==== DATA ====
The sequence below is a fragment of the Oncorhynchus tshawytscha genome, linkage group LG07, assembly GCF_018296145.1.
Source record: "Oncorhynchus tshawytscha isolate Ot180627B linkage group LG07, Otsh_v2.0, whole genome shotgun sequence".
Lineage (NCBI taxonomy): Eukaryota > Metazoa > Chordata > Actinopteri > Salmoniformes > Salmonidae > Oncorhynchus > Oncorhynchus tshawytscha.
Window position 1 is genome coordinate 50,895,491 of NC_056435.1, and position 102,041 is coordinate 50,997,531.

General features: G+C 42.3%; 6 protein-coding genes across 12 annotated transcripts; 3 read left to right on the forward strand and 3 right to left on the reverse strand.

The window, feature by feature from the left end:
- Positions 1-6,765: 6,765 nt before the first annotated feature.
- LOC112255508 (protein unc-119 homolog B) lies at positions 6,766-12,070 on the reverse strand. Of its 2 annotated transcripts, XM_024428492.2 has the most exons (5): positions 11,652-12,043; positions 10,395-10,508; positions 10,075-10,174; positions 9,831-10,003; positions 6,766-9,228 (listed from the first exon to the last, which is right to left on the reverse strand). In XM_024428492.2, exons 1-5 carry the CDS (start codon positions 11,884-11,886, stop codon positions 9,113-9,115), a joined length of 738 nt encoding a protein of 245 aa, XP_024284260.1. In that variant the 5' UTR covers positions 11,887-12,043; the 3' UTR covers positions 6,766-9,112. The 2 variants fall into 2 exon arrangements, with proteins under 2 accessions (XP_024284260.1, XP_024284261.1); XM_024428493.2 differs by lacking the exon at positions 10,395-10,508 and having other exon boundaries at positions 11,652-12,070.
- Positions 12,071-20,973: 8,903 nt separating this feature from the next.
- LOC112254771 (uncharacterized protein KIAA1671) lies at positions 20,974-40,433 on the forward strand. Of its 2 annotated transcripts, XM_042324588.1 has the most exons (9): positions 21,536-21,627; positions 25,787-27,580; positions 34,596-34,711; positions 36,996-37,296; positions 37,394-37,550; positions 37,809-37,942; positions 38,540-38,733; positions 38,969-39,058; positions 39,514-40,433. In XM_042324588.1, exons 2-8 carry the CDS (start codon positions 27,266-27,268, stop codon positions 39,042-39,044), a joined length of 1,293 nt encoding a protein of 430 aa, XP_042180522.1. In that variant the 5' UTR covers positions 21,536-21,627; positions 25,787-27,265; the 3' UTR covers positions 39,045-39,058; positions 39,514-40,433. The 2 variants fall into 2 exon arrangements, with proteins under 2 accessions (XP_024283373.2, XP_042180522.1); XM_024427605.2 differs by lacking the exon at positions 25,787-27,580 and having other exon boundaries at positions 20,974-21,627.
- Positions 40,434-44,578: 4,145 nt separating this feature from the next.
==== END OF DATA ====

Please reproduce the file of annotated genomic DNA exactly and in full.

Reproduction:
The sequence below is a fragment of the Oncorhynchus tshawytscha genome, linkage group LG07, assembly GCF_018296145.1.
Source record: "Oncorhynchus tshawytscha isolate Ot180627B linkage group LG07, Otsh_v2.0, whole genome shotgun sequence".
Lineage (NCBI taxonomy): Eukaryota > Metazoa > Chordata > Actinopteri > Salmoniformes > Salmonidae > Oncorhynchus > Oncorhynchus tshawytscha.
Window position 1 is genome coordinate 50,895,491 of NC_056435.1, and position 102,041 is coordinate 50,997,531.

General features: G+C 42.3%; 6 protein-coding genes across 12 annotated transcripts; 3 read left to right on the forward strand and 3 right to left on the reverse strand.

The window, feature by feature from the left end:
- Positions 1-6,765: 6,765 nt before the first annotated feature.
- LOC112255508 (protein unc-119 homolog B) lies at positions 6,766-12,070 on the reverse strand. Of its 2 annotated transcripts, XM_024428492.2 has the most exons (5): positions 11,652-12,043; positions 10,395-10,508; positions 10,075-10,174; positions 9,831-10,003; positions 6,766-9,228 (listed from the first exon to the last, which is right to left on the reverse strand). In XM_024428492.2, exons 1-5 carry the CDS (start codon positions 11,884-11,886, stop codon positions 9,113-9,115), a joined length of 738 nt encoding a protein of 245 aa, XP_024284260.1. In that variant the 5' UTR covers positions 11,887-12,043; the 3' UTR covers positions 6,766-9,112. The 2 variants fall into 2 exon arrangements, with proteins under 2 accessions (XP_024284260.1, XP_024284261.1); XM_024428493.2 differs by lacking the exon at positions 10,395-10,508 and having other exon boundaries at positions 11,652-12,070.
- Positions 12,071-20,973: 8,903 nt separating this feature from the next.
- LOC112254771 (uncharacterized protein KIAA1671) lies at positions 20,974-40,433 on the forward strand. Of its 2 annotated transcripts, XM_042324588.1 has the most exons (9): positions 21,536-21,627; positions 25,787-27,580; positions 34,596-34,711; positions 36,996-37,296; positions 37,394-37,550; positions 37,809-37,942; positions 38,540-38,733; positions 38,969-39,058; positions 39,514-40,433. In XM_042324588.1, exons 2-8 carry the CDS (start codon positions 27,266-27,268, stop codon positions 39,042-39,044), a joined length of 1,293 nt encoding a protein of 430 aa, XP_042180522.1. In that variant the 5' UTR covers positions 21,536-21,627; positions 25,787-27,265; the 3' UTR covers positions 39,045-39,058; positions 39,514-40,433. The 2 variants fall into 2 exon arrangements, with proteins under 2 accessions (XP_024283373.2, XP_042180522.1); XM_024427605.2 differs by lacking the exon at positions 25,787-27,580 and having other exon boundaries at positions 20,974-21,627.
- Positions 40,434-44,578: 4,145 nt separating this feature from the next.